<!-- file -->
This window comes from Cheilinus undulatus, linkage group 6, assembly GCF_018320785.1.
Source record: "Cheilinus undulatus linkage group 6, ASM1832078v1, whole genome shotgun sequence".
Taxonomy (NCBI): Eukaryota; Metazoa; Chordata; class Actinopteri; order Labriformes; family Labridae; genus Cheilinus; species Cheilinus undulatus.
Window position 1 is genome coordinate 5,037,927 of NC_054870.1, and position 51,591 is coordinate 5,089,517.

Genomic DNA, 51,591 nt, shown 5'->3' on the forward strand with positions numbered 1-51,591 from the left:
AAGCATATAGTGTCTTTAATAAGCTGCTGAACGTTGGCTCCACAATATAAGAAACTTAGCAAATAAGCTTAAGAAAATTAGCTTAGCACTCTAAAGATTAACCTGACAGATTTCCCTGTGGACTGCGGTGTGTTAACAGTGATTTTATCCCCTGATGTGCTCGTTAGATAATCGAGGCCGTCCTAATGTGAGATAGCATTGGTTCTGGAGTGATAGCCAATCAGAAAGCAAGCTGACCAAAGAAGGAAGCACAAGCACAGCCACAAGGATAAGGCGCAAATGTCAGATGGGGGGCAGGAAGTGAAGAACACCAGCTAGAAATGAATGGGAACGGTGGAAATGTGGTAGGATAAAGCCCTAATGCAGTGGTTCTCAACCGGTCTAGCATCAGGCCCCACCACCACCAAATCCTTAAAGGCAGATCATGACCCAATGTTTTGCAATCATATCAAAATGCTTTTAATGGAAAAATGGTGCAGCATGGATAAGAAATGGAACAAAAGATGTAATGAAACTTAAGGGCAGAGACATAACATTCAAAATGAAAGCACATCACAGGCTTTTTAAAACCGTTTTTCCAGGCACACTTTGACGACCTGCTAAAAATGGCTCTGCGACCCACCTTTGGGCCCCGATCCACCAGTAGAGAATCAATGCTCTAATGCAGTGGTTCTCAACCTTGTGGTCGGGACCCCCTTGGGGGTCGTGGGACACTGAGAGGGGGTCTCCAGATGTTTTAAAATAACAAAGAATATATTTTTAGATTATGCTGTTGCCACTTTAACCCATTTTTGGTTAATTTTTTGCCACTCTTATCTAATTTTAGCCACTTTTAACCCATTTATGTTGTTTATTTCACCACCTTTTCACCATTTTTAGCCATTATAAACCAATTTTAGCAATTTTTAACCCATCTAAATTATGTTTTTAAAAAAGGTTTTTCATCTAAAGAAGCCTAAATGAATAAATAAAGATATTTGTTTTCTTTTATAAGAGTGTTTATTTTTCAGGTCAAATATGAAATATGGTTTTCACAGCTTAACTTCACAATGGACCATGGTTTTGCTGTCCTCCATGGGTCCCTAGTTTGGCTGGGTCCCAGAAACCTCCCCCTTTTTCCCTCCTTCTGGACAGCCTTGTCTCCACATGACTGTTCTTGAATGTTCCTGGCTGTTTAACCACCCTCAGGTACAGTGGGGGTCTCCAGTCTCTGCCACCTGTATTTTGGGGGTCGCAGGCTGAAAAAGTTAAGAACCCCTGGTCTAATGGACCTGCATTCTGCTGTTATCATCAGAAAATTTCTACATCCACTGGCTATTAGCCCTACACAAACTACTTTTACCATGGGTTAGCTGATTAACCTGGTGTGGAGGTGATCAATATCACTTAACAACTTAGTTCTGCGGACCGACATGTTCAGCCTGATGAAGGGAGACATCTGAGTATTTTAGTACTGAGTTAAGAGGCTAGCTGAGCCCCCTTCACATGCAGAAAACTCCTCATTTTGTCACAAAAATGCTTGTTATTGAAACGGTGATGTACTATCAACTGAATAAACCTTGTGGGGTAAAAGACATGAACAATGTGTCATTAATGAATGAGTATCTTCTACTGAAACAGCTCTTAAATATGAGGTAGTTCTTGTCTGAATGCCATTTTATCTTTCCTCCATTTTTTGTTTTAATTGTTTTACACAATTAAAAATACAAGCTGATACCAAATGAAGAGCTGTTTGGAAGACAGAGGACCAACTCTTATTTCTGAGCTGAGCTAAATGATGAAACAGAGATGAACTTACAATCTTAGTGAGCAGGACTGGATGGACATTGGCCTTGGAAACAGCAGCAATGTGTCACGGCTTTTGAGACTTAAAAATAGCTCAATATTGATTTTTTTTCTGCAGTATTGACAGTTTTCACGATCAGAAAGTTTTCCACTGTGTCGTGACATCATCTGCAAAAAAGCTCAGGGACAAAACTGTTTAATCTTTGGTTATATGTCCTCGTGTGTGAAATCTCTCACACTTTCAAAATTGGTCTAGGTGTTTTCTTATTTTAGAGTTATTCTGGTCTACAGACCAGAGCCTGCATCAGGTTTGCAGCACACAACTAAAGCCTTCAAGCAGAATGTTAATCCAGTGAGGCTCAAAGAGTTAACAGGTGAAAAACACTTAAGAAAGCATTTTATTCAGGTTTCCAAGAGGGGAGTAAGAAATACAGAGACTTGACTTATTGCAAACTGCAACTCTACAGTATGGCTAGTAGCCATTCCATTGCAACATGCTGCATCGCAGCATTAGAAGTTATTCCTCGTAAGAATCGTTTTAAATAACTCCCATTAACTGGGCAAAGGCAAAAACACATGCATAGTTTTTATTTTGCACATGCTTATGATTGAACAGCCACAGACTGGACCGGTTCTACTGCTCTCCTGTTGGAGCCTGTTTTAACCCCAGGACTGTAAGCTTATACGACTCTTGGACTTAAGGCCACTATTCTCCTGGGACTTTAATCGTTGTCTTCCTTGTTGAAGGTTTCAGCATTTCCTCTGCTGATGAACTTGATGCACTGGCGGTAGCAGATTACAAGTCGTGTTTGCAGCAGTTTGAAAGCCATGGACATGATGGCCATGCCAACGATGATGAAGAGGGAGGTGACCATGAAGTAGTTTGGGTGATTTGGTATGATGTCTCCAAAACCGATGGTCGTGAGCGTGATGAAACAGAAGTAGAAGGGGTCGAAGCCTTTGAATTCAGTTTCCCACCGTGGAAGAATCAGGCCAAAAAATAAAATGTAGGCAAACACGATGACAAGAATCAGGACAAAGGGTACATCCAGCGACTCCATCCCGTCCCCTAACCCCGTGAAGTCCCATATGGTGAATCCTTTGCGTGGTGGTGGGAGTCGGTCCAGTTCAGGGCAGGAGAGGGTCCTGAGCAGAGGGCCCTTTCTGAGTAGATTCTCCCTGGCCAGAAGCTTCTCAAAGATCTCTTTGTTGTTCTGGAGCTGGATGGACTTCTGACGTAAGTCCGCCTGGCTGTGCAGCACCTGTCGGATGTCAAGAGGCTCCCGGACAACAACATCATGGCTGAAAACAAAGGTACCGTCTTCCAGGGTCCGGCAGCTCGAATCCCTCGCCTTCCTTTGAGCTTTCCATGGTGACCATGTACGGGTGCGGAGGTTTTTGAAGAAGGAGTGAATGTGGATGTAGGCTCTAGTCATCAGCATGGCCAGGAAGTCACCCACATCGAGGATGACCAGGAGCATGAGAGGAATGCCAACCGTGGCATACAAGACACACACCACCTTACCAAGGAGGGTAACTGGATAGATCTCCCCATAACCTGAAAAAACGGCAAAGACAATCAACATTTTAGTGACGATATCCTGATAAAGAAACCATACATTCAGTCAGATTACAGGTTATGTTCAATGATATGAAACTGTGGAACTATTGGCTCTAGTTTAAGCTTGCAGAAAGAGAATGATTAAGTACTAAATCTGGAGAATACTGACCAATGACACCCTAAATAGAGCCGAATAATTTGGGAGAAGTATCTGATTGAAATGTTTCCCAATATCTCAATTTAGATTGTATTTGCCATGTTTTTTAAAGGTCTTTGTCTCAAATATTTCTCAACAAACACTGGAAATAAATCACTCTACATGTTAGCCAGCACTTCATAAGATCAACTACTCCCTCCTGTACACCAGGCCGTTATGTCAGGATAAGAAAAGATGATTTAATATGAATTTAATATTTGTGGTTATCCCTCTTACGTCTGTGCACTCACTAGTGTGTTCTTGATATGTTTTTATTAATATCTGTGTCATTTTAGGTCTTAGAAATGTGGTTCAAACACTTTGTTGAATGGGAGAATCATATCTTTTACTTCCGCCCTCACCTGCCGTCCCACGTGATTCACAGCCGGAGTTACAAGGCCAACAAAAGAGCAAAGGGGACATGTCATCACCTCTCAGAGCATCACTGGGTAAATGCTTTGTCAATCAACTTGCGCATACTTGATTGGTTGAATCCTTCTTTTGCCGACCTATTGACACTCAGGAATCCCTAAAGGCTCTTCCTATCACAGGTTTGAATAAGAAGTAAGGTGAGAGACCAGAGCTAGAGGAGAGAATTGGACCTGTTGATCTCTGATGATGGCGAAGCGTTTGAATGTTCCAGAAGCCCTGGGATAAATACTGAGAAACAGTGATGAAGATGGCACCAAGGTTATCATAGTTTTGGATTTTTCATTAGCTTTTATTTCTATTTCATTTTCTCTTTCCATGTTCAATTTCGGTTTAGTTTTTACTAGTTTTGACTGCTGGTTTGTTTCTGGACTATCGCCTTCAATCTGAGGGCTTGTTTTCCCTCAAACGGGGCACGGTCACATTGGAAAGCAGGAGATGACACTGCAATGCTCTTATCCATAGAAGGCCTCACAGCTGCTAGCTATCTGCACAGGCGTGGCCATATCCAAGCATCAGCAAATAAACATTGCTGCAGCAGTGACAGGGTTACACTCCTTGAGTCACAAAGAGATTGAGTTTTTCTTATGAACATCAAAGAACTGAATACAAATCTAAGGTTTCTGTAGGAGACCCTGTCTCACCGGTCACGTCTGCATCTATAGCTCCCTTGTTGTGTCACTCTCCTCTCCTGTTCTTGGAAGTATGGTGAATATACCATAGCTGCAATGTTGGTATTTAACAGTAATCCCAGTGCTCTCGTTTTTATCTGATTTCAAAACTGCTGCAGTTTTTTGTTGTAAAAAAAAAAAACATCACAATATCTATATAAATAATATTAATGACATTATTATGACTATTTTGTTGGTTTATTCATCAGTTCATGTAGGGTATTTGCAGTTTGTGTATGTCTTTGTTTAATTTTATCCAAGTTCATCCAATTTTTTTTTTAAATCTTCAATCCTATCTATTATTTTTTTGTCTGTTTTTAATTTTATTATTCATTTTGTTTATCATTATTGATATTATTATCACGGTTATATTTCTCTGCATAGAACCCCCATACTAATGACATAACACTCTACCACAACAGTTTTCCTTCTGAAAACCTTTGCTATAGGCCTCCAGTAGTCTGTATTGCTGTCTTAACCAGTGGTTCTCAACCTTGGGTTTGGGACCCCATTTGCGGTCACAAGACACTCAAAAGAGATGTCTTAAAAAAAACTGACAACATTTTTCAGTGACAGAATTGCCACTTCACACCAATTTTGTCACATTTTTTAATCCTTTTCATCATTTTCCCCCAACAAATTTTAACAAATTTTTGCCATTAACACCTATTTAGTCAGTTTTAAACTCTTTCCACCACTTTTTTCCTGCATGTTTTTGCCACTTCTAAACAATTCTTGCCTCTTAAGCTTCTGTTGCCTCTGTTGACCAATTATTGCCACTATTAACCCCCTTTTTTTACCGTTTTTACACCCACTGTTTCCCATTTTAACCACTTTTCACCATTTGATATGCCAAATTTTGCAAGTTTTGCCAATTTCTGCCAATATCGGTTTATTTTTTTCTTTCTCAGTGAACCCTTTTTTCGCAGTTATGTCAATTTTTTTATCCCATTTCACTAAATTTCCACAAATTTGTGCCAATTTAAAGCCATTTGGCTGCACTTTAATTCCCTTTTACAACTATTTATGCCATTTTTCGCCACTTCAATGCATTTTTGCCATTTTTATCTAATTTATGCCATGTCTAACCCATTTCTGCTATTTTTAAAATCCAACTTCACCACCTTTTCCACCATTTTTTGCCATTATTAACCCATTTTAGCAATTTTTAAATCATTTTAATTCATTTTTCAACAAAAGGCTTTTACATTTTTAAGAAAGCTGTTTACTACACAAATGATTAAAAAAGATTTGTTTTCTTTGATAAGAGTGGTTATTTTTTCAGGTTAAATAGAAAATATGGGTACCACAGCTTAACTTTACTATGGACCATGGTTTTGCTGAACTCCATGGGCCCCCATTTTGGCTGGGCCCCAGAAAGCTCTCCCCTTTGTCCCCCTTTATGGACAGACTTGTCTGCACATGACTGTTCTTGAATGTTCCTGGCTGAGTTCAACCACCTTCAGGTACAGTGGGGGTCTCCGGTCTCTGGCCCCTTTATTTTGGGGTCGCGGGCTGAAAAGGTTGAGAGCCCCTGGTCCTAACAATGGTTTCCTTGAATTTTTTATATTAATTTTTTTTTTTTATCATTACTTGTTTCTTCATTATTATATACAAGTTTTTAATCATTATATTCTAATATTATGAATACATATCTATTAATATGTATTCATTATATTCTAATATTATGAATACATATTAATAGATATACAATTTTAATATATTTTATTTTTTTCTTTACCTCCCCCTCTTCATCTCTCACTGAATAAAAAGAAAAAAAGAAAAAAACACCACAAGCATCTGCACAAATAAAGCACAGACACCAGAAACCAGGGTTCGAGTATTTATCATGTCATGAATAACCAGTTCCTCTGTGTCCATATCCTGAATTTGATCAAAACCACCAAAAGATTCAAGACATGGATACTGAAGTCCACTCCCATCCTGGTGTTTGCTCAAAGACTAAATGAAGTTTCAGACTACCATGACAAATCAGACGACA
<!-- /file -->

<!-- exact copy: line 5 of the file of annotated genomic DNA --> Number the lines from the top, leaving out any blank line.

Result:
Genomic DNA, 51,591 nt, shown 5'->3' on the forward strand with positions numbered 1-51,591 from the left: